Where to Drink in LA: Church Key

Where to Drink in LA: Church Key

Where to Drink in LA: Church Key

While on our extended holiday in California this year, we decided to do a bit of reconnaissance on Los Angeles neighborhoods. One of us is from Greater LA, but only if you take the ‘greater’ part at its most expansive. When we’re in Southern California we, of course, enjoy seeing family, and we, equally obviously, luxuriate in the near-perfect weather. However, after a few days, we start to miss the city. A little getaway to a more urban environment would not be so difficult, but neither one of us knows much about LA proper. We decided this was the year to change that. We stayed a week in Hollywood, and made half-day long forays into a handful of other neighborhoods, to see if we could get a feel for LA. We learned that ‘walkable’ has a different definition in LA than Boston or DC, that we could definitely get used to year-round outdoor dining, that LA knows how to do salads better, and that the beach is farther away than you might think.

One of the neighborhoods we explored was West Hollywood. While some of the neighborhoods got a little more time and attention, in West Hollywood’s case, exploration consisted of dinner and drinks. For drinks, our first choice was Harlowe, a cocktail lounge with a Golden Age of Hollywood theme. What can we say? We’re suckers both for glamorous black and white photos of movie stars and for classic cocktails. Harlowe, however, sticking very strictly to their 21+ policy, wouldn’t let our infant daughter in; we should have registered for baby’s first McLovin ID.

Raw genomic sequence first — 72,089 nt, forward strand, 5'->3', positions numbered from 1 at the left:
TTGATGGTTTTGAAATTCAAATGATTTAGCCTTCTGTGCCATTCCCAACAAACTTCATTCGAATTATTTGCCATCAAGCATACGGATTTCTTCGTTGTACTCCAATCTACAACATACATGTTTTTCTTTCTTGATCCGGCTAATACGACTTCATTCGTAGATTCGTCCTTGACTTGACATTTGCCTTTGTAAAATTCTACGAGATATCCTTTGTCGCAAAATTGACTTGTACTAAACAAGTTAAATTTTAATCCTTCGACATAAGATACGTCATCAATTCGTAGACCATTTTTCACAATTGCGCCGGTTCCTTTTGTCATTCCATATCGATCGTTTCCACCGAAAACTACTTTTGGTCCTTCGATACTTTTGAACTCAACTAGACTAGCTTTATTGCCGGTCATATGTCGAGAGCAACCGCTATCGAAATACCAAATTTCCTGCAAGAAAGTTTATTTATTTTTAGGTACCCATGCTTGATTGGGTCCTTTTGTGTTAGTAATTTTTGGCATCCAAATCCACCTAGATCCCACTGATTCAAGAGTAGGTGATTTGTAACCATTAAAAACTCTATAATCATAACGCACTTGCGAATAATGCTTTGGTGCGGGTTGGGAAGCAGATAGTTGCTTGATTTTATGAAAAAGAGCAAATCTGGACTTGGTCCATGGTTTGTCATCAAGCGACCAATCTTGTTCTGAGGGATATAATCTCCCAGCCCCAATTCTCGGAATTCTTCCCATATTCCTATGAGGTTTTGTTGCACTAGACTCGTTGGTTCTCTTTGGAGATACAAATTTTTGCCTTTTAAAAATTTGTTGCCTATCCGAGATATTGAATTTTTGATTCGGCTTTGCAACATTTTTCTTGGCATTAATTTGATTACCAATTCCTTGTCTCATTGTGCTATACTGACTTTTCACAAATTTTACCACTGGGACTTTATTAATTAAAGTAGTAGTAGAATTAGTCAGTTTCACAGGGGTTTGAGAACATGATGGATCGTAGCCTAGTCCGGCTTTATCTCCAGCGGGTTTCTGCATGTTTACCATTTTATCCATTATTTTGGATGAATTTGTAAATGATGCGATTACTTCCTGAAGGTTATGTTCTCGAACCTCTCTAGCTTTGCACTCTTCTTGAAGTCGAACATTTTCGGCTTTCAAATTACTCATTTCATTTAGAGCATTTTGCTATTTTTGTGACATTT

We did some on the fly yelp research of cocktail bars between Harlowe and our dinner reservation, and found ourselves at Church Key. We’re guessing Church Key doesn’t really get going until later in the evening. It was a large, inviting, and entirely empty place (as was Harlowe, by the way). Understandable perhaps, since we were after all grabbing drinks before a rather early dinner. A quiet bar is okay with us, though, as long as the drinks are good.

What We Ordered

The Elixir: tequila, grapes, mint, jalapeno, cardamom

Camomile Sour: gin, lemon juice, camomile tea syrup, egg white foam

What We Thought

Church Key’s drinks brought back pleasant memories of great drinks past. They weren’t world stoppers themselves, but they were far from bad. They were good enough that we enjoyed them and knew what they were aiming for–but could also think of another drink that actually got there. We appreciated their effort toward creative cocktails, and felt like their cocktails were better than your average bar’s, even while not quite reaching the status of a cocktail connoisseur’s bar. They would probably be a good soft entry into craft cocktails for someone used to simpler drinks but wanting more.

The Elixir was a slightly scaled back, tequila version of the mastiha-based Tears of Chios. We appreciated the Californian emphasis on very fresh herbs, fruits, and pepper. It was a lovely and refreshing drink, even while we couldn’t help but miss mastiha’s evergreen scent and think about how inspired Chios’ use of basil, rather than mint, is.

The Camomile Sour looked beautiful, had a lovely foam, and tasted quite refreshing. We wished, though, that they gave the chamomile flavor just a tad more emphasis, like we had done in our Chamomile Cooler. Their chamomile was swallowed a little by the sour lemon.

We’d go here again if we found ourselves in the neighborhood and thirsty, if we wouldn’t quite consider them a reason to travel in from the far edges of the suburbs.

Roberts & June